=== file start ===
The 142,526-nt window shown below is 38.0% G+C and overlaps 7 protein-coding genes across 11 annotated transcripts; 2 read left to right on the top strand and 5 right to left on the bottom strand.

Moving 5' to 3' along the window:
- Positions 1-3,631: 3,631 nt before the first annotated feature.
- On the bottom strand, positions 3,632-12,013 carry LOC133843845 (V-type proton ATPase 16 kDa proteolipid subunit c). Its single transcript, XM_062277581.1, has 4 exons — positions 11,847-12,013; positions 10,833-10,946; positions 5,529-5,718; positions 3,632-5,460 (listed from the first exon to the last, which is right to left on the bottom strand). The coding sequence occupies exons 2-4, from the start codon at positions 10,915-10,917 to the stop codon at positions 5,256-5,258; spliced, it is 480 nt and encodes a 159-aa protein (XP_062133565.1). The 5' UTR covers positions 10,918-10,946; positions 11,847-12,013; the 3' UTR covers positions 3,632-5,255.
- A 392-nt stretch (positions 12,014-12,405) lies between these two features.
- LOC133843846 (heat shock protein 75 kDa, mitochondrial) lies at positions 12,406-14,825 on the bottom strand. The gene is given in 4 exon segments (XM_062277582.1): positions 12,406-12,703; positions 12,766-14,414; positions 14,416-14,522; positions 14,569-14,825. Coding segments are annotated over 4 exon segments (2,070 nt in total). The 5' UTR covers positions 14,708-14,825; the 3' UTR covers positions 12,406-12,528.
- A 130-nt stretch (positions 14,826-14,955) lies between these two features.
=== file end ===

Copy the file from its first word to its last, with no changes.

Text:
The 142,526-nt window shown below is 38.0% G+C and overlaps 7 protein-coding genes across 11 annotated transcripts; 2 read left to right on the top strand and 5 right to left on the bottom strand.

Moving 5' to 3' along the window:
- Positions 1-3,631: 3,631 nt before the first annotated feature.
- On the bottom strand, positions 3,632-12,013 carry LOC133843845 (V-type proton ATPase 16 kDa proteolipid subunit c). Its single transcript, XM_062277581.1, has 4 exons — positions 11,847-12,013; positions 10,833-10,946; positions 5,529-5,718; positions 3,632-5,460 (listed from the first exon to the last, which is right to left on the bottom strand). The coding sequence occupies exons 2-4, from the start codon at positions 10,915-10,917 to the stop codon at positions 5,256-5,258; spliced, it is 480 nt and encodes a 159-aa protein (XP_062133565.1). The 5' UTR covers positions 10,918-10,946; positions 11,847-12,013; the 3' UTR covers positions 3,632-5,255.
- A 392-nt stretch (positions 12,014-12,405) lies between these two features.
- LOC133843846 (heat shock protein 75 kDa, mitochondrial) lies at positions 12,406-14,825 on the bottom strand. The gene is given in 4 exon segments (XM_062277582.1): positions 12,406-12,703; positions 12,766-14,414; positions 14,416-14,522; positions 14,569-14,825. Coding segments are annotated over 4 exon segments (2,070 nt in total). The 5' UTR covers positions 14,708-14,825; the 3' UTR covers positions 12,406-12,528.
- A 130-nt stretch (positions 14,826-14,955) lies between these two features.